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Pit Bulls Behind Bars: In This Case, A Good Thing!

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Four dogs rescued by Detroit Dog Rescue are headed to a northern Michigan prison as part of an obedience program to prepare them for adoption. (Photos: Detroit Dog Rescue)

Only a year ago, the four pit bulls in the van might have faced their final needle at the hands of Detroit Animal Control, but the city-run shelter is making genuine efforts to work with rescues. But since the replacement of its former director, and a host of improved partnerships, hundreds of dogs (nearly eight in 10 are pit bulls/pit mixes) have found new homes.

And that number is based on the rescues arranged through Detroit Dog Rescue alone.

The aforementioned dogs are instead headed to northern Michigan where they’ll enjoy life within the walls Kinross Correctional Facility. They will live with their temporary charges, inmates who will train them, before being put up for adoption to permanent homes.

The program is called Making Pawsitive Changes; it’s two years old and thus far, has proven beneficial for both the prisoners and dogs, Chippewa County Animal Shelter Director Holly Henderson told Mlive.com. It’s an eight-week program that places six dogs with six, two-inmate handler teams; 12 prisoners in all.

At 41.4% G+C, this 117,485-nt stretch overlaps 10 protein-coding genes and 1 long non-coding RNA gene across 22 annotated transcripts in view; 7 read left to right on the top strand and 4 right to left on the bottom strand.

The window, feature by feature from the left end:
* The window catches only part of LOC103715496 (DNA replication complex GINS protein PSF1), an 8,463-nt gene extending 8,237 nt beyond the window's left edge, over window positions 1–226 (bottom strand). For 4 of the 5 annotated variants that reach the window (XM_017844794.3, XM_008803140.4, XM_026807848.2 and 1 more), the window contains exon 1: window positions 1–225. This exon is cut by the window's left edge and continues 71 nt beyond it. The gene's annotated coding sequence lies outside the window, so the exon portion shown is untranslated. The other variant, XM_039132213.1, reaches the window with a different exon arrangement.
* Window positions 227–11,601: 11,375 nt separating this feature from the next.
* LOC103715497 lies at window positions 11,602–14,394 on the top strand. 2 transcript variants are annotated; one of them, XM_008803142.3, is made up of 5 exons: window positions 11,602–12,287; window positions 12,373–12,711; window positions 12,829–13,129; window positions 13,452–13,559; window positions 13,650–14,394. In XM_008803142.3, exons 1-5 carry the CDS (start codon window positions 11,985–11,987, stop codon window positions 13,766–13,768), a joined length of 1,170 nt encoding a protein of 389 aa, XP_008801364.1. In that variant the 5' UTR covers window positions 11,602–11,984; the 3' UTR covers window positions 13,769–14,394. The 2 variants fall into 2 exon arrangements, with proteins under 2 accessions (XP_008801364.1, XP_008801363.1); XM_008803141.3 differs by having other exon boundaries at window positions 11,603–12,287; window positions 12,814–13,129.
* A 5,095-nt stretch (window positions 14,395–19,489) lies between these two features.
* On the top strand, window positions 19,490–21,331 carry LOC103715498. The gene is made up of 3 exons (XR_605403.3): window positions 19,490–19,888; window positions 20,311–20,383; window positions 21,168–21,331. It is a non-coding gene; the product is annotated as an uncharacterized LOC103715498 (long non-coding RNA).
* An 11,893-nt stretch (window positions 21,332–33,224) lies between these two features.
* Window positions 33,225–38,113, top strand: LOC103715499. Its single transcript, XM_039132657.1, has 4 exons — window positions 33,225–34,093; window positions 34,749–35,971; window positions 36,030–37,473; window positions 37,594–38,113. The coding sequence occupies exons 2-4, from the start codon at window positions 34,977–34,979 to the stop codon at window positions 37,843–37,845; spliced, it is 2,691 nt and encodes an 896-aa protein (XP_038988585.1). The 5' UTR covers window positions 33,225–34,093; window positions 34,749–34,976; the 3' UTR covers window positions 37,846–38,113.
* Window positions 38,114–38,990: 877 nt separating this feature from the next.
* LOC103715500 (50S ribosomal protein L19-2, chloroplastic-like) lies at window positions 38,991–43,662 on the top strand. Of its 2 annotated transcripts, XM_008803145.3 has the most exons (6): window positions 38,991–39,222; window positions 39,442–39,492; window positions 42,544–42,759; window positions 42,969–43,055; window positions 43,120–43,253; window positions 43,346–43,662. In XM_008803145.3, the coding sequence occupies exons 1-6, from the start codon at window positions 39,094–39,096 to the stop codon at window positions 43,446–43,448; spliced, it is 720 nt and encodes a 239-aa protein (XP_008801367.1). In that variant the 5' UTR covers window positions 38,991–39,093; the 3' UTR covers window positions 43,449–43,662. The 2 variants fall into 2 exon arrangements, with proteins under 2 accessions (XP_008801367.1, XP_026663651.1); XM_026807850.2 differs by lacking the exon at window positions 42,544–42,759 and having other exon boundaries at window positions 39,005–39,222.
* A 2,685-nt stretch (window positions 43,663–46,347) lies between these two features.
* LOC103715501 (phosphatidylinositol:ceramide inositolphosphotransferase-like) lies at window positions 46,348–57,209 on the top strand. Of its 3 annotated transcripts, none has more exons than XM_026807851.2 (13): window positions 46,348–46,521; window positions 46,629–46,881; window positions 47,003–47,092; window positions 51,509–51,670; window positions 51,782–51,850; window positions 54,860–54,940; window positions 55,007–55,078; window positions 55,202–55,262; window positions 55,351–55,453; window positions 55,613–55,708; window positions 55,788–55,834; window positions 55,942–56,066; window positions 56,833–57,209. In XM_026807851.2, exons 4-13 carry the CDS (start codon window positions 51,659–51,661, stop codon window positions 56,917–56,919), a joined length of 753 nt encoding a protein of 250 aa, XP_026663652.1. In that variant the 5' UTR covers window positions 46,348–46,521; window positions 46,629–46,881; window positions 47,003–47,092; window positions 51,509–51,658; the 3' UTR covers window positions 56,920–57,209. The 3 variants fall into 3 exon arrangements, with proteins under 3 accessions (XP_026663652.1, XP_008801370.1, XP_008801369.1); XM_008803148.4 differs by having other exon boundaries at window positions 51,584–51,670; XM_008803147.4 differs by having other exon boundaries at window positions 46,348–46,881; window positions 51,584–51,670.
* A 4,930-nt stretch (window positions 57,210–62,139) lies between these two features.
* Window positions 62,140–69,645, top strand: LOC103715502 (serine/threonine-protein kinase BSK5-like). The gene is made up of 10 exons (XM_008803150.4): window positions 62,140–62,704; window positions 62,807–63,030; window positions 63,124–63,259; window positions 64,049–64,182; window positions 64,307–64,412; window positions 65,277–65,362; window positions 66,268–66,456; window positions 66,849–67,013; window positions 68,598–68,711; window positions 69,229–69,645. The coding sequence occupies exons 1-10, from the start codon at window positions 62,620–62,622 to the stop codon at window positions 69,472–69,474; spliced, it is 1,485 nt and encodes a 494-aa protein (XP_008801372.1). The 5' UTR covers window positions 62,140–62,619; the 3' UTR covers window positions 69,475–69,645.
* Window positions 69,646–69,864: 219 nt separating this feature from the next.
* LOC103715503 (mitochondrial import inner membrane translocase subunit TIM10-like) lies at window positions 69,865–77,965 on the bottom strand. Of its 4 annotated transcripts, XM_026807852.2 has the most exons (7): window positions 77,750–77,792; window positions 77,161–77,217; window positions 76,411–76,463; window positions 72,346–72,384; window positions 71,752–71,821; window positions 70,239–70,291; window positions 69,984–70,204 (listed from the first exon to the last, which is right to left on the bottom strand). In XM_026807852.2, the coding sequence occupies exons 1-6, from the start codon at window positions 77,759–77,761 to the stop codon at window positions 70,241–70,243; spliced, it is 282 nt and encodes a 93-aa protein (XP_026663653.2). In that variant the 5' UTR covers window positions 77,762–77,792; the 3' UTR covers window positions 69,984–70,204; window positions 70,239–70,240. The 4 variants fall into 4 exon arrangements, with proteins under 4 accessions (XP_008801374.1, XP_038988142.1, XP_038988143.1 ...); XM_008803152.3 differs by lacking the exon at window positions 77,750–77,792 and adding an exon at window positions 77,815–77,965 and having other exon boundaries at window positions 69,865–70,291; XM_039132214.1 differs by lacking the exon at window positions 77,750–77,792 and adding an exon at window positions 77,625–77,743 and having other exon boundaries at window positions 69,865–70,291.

“The guys — most of them are either in for many years or they’re not going to be released. For the first time, they realize (there’s) something to care about, sometimes for the first time in many years.”

Henderson said the two-inmate teams spend 24 hours a day with their assigned dog, responsible for care and basic obedience training. Once the dogs are done with the prison stint, they could be ready for adoption.

A professional dog trainer donates her time in once-weekly visits to help the handlers along in their mission.

The program is popular; Henderson says there’s a waiting list for inmates who want their chance to train rescue dogs.

One such inmate, Keith Fischer, was part of the program shorty after it launched 2014, told the Sault Ste. Marie Evening News the impact of the animals goes beyond the handlers. He spoke of a fellow prisoner brought to tears just bending down to pet his dog, Tracker, while walking on the prison yard.

“Living with Tracker had its good days and its great days,” Fisher told the Sault Ste. Marie News. “There was never a bad day.”

The dogs, currently named Bubbles, Norman, Samoa and Glory, were rescued from the Detroit Animal Control shelter by Harper Woods-based Detroit Dog Rescue. Detroit Dog Rescue connected with Chippewa County to place the dogs in the prisoner training program.

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